Winter in Afghanistan is a peak hunger period as it provides very limited opportunities for food production and income generation . In the winter season, most of the pastures are covered with snow and green fodder availability is compromised. About 70% of Afghans live and work in rural areas, mostly on farms, and 61 percent of all households derive income from agriculture. Agriculture has traditionally dominated Afghanistan’s economy and contributed a large part to its growth.
Households’ good stocks gets reduced in the winter. On an average, households’ harvests last only 5 months meaning that majority of the households will not have food during winter.
Small farmers exhaust their production during the post-harvest summer and early winter months. The lack of agriculture interventions and demand for labor in the agriculture sector reduces significantly during the same period.
The freezing winter in many provinces in Afghanistan presents challenges for children to access education. Children are required to make up for lost learning time during winter. Most schools are not equipped for heating throughout the winter months when schools are generally closed.
As per the analysis by Save the Children, nearly 800,000 children face a freezing winter in Afghanistan without proper shelter. In addition, nearly 8.6 million children live in households that do not have enough blankets. More than 3 million children do not have adequate heating to keep them warm. Winter in Afghanistan is a peak hunger season. Already, some children are reported to have starved as soaring food prices leave families struggling to afford them. Thomas Howells, acting Country Director for Save the Children in Afghanistan, said: “With the country facing its worst hunger crisis ever recorded, millions of children will be going to sleep cold and hungry this winter. The shocking reports of children starving to death should make us all feel ashamed.”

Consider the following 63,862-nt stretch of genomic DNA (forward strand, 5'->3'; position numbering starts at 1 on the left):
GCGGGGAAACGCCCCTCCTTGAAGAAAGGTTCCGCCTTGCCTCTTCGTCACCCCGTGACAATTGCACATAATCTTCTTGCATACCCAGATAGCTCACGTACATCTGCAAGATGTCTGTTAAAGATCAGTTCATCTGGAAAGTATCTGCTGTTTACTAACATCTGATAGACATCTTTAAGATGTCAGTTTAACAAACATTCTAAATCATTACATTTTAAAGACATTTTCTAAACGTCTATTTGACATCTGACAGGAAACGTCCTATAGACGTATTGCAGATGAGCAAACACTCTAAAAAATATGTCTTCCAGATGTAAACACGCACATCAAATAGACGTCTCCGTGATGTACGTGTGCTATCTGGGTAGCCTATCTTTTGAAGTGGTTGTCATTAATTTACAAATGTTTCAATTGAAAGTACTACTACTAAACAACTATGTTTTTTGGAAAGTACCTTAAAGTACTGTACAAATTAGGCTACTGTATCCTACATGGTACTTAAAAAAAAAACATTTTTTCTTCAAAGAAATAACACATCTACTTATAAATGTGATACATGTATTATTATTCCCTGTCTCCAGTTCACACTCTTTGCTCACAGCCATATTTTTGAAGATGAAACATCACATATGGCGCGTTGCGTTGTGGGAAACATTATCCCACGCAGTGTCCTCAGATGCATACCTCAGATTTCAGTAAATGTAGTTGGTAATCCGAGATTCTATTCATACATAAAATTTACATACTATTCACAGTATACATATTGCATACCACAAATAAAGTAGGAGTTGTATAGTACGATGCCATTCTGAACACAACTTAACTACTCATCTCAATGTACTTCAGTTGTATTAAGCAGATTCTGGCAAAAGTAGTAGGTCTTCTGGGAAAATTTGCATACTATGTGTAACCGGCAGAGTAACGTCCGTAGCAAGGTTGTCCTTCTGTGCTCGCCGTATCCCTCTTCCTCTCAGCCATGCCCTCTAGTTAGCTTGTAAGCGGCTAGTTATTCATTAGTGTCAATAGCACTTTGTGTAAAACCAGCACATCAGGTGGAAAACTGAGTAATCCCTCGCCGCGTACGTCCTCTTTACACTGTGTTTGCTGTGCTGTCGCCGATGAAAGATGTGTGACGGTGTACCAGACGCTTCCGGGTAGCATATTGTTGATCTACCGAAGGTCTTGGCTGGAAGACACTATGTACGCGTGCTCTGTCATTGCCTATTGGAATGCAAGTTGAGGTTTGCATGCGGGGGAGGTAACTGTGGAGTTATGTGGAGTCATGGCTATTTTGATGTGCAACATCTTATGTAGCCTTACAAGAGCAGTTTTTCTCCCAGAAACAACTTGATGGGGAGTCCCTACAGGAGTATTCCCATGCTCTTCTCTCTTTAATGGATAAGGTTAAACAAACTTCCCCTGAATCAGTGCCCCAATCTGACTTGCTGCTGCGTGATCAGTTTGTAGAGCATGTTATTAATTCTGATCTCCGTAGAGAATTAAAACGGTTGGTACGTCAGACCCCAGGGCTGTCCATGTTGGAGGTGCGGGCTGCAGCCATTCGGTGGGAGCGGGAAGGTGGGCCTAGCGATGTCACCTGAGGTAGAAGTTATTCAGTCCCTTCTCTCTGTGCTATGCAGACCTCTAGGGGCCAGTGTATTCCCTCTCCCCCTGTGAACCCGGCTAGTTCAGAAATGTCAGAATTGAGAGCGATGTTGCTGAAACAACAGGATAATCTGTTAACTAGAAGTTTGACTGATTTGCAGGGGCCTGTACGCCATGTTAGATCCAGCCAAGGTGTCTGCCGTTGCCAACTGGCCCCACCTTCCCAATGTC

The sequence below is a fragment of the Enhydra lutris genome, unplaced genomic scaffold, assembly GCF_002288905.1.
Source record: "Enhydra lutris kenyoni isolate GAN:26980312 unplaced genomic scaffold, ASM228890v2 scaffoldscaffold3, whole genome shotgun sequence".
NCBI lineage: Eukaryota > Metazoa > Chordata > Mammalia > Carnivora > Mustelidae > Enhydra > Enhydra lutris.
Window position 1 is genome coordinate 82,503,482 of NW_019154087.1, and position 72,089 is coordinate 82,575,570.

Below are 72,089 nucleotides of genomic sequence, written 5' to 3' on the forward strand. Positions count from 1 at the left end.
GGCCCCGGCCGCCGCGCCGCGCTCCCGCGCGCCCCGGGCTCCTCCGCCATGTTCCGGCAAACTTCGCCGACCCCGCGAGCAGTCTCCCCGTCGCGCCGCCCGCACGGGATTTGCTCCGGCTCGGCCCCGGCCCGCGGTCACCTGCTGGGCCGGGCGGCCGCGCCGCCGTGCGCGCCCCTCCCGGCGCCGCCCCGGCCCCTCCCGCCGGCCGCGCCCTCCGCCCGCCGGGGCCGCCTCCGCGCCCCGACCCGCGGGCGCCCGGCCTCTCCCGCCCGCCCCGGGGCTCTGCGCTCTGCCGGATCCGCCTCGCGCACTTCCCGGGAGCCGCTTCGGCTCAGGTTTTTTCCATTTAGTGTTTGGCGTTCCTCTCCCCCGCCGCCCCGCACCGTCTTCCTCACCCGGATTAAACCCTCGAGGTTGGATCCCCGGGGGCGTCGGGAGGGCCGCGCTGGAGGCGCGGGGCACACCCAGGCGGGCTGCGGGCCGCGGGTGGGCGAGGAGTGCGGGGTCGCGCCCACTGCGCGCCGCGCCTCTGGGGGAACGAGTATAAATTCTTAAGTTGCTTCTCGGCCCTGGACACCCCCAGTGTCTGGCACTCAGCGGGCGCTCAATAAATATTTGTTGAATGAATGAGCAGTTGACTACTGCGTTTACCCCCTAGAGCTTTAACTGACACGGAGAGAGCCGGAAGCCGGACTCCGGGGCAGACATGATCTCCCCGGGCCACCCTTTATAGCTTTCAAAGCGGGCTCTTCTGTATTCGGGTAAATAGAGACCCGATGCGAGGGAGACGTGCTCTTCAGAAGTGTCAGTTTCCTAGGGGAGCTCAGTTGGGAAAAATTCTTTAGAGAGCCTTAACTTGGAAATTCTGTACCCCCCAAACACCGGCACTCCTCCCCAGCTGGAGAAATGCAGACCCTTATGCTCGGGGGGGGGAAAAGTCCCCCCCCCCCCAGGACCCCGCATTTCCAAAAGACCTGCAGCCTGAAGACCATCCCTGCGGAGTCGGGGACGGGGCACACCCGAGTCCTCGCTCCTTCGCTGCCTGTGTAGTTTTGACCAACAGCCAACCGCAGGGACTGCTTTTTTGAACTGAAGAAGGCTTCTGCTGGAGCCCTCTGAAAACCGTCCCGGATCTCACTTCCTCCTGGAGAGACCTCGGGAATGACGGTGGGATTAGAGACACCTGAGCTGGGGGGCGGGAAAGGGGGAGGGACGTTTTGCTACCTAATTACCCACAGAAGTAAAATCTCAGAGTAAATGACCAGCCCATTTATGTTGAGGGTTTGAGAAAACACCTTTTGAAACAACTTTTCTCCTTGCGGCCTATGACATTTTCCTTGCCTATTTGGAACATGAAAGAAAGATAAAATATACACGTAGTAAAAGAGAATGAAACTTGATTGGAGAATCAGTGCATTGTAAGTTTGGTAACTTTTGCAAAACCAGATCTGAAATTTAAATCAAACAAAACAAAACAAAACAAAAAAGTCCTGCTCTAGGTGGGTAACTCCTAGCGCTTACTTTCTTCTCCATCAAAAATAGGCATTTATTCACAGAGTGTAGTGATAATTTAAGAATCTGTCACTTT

However, winter temperatures in Afghanistan plummet to as low as -12.1 degrees centigrade in some provinces. Orphan children sleeping outside without proper winter clothing or heating are at serious risk of hypothermia, acute respiratory infections, and in the worst cases, death.
Moreover, price hikes and the collapse of the economy have pushed many families into dangerous territory. Most of them are unable to afford fuel or firewood to heat their homes. Fuel costs have risen by around 40% over the past year, and enough firewood to last a family through the winter costs around US$200.
Many households resort to burning plastic or other harmful materials to keep warm. This increases the risk to children’s health in the winter months.
Hayat Orphanage is supporting many households across the country where orphan children reside. We also help the orphans in our orphanage in the Laghman province with heating supplies for winter. Moreover, we provide them warm clothes, socks, shoes, hats, and gloves. However, helping orphan children in Afghanistan would not have been possible without your support and donations. Since 2013, Hayat Orphanage have been on the ground to support the orphans from harassment by providing shelter and financially helping them to cover their daily expenditures. We provide them proper education so that they stand on their own feet.